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alpine-devel

Re: [alpine-devel] udev replacement on Alpine Linux

From: Jude Nelson <judecn_at_gmail.com>
Date: Tue, 12 Jan 2016 22:47:45 -0500

Hi Laurent, thank you as always for your input.

On Tue, Jan 12, 2016 at 6:37 PM, Laurent Bercot <ska-devel_at_skarnet.org>
wrote:

> On 12/01/2016 21:06, Jude Nelson wrote:
>
>> I've been using vdev and libudev-compat it on my production machine
>> for several months.
>>
>
> Sure, but since you're the author, it's certainly easier for you
> than for other people. ;)
>

Agreed; I was just pointing out that the system has been seeing some
real-world use :)


>
> I use it with heavily with Chromium (YouTube and
>> Google Hangouts work) and udev-enabled Xorg (hotplugged input devices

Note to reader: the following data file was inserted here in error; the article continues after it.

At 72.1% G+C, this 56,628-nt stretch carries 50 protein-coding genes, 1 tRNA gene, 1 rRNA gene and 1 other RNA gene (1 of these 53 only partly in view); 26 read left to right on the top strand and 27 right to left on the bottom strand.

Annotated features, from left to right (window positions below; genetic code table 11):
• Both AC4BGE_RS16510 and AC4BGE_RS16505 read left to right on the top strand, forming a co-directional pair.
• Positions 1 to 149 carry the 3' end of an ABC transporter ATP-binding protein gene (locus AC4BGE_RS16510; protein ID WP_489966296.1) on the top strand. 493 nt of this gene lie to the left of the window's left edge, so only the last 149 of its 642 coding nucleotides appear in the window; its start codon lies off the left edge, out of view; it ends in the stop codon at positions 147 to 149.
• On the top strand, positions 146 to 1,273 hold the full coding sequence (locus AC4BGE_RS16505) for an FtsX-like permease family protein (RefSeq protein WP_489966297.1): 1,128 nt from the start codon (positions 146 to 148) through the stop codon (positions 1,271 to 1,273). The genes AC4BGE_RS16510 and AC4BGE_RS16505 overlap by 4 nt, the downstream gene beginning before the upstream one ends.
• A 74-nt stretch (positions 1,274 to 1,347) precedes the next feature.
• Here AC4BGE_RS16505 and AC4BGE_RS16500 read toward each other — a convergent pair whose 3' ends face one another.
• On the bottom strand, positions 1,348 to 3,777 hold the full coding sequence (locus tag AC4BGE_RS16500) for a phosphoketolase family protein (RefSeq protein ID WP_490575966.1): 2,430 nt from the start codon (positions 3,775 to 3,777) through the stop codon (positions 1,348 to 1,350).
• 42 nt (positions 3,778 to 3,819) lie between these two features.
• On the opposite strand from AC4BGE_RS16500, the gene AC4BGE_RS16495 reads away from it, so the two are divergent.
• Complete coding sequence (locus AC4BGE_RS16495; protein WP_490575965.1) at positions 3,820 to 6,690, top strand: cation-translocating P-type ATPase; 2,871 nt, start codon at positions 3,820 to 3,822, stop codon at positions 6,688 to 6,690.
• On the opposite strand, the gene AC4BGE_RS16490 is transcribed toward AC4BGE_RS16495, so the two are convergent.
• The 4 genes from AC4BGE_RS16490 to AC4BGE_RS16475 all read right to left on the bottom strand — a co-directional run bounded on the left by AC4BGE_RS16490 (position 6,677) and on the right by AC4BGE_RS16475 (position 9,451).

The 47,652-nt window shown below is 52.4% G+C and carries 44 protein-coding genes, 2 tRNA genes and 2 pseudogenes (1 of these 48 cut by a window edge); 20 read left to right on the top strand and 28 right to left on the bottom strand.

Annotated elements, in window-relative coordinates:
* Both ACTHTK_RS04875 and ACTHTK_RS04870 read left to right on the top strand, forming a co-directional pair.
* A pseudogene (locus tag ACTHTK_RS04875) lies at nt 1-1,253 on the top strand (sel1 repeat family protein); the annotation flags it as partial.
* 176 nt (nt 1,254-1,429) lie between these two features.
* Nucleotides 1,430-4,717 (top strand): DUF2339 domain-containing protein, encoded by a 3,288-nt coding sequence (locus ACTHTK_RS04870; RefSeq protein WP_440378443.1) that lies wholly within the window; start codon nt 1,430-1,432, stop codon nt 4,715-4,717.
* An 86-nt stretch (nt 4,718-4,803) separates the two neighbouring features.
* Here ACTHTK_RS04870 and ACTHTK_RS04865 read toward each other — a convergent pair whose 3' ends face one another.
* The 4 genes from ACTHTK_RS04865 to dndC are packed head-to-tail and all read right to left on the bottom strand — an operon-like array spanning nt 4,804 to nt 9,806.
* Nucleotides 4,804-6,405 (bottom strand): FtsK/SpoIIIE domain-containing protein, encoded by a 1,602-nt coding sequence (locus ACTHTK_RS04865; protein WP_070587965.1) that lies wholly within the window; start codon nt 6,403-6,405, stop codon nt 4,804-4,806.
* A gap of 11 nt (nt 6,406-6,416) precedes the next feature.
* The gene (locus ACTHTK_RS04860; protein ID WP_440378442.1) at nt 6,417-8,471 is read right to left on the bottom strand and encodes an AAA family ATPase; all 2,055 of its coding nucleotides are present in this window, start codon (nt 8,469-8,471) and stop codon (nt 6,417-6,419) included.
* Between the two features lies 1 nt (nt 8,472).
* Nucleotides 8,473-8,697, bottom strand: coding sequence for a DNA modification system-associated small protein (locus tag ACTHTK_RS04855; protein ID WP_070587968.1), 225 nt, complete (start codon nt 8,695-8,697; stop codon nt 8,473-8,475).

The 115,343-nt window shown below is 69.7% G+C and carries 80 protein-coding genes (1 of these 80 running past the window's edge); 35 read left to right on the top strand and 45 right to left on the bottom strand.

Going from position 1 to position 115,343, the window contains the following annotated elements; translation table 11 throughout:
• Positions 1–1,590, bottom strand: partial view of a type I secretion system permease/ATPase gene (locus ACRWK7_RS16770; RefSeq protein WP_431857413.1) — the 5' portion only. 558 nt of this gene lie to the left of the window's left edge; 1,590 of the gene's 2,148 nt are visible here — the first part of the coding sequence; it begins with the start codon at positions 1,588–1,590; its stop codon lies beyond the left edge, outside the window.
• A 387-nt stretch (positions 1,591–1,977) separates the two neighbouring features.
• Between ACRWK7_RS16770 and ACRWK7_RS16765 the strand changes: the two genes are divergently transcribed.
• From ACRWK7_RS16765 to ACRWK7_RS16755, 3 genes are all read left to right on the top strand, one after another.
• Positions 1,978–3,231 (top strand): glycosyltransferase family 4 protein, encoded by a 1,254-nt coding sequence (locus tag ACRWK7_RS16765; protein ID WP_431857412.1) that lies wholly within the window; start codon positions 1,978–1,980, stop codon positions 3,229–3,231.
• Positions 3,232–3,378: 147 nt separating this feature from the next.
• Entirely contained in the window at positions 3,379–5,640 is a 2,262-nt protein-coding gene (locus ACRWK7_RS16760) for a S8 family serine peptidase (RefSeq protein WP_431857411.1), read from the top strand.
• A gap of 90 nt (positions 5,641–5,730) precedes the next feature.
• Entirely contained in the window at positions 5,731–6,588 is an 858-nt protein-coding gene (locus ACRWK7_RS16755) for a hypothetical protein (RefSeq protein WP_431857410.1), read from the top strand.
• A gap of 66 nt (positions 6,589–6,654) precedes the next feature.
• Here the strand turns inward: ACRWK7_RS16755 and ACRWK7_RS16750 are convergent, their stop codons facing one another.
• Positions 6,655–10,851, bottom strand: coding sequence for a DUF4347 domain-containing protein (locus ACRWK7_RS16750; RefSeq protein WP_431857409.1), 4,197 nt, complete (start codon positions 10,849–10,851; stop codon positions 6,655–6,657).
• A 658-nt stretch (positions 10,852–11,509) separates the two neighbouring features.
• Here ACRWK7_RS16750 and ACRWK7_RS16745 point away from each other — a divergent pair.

>> work as expected). My encrypted swap partition's device-mapped nodes
>> and directories show up where they should, and my Android development
>> tools work with my Android phone when I plug it in.
>>
>
> That's neat, and very promising.
> I doubt you're the right person to ask, but do you have any
> experience running libudev-compat with a different hotplug
> manager than vdev ? I'd like to stick with (s)mdev as long as
> I can make it work.
>

I haven't tried this myself, but it should be doable. Vdev's
event-propagation mechanism is a small program that constructs a uevent
string from environment variables passed to it by vdev and writes the
string to the appropriate place. The vdev daemon isn't aware of its
existence; it simply executes it like it would for any another matching
device-event action. Another device manager could supply the same program
with the right environment variables and use it for the same purposes.


>
> I wouldn't say it's ready for prime time just yet, though. In
>> particular, because libudev-compat uses (dev)tmpfs to record and
>> distribute event messages as regular files (under
>> /dev/metadata/udev/events), a program can leak files and directories
>> simply by exiting without shutting down libudev (i.e. failing freeing
>> up the struct udev_device).
>>
>